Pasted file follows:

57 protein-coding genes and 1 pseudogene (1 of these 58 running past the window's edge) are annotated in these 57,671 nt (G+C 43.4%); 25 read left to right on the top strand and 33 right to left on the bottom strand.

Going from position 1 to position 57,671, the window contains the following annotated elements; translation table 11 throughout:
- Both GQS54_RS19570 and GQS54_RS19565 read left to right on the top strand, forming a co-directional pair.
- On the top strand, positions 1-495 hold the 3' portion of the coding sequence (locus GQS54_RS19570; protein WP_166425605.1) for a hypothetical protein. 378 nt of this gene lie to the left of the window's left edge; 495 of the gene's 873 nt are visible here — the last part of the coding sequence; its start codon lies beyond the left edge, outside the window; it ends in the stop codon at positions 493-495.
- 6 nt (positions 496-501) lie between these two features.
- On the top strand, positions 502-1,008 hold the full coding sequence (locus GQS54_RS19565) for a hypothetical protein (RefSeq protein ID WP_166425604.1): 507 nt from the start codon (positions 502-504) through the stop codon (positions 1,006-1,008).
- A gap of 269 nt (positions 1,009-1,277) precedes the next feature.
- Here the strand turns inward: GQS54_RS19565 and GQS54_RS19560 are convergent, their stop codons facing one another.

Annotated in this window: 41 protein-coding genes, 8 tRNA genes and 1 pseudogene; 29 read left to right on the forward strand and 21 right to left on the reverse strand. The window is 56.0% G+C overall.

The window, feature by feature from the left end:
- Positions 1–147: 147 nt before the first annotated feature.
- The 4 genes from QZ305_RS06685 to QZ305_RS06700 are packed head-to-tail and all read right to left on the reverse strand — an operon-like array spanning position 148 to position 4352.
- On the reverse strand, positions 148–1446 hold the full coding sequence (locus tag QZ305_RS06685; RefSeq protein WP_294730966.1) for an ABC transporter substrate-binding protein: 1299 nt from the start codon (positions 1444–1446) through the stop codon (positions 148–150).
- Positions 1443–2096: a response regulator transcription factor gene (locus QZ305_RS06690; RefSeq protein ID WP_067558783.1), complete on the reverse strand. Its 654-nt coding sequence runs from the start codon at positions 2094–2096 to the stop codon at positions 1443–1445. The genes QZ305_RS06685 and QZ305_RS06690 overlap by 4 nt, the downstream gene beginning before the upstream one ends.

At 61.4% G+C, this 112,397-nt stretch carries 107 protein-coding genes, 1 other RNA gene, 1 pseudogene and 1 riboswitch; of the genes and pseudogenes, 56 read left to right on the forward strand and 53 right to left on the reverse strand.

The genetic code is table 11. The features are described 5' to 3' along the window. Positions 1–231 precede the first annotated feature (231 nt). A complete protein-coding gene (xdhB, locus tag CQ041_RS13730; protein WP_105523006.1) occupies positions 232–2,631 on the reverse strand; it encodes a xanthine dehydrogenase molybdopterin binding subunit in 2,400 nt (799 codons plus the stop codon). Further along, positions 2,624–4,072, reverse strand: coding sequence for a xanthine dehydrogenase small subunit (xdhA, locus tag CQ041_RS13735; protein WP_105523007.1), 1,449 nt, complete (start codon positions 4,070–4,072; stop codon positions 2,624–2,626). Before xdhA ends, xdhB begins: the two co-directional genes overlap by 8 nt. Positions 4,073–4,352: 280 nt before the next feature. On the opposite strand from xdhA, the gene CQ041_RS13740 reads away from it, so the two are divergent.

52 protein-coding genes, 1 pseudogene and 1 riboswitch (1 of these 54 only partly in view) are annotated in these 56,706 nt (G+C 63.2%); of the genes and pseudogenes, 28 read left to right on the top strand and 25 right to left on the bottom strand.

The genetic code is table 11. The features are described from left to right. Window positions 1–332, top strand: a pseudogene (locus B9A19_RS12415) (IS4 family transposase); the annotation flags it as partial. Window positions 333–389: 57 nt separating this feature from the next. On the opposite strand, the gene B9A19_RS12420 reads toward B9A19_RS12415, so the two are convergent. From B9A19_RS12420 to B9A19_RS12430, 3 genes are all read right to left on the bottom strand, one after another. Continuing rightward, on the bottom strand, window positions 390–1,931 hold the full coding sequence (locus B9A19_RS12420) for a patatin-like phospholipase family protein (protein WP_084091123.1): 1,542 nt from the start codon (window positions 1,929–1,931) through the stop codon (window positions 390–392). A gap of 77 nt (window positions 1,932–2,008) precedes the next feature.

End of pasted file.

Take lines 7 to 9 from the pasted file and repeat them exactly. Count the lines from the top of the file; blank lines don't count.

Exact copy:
- A gap of 269 nt (positions 1,009-1,277) precedes the next feature.
- Here the strand turns inward: GQS54_RS19565 and GQS54_RS19560 are convergent, their stop codons facing one another.

Annotated in this window: 41 protein-coding genes, 8 tRNA genes and 1 pseudogene; 29 read left to right on the forward strand and 21 right to left on the reverse strand. The window is 56.0% G+C overall.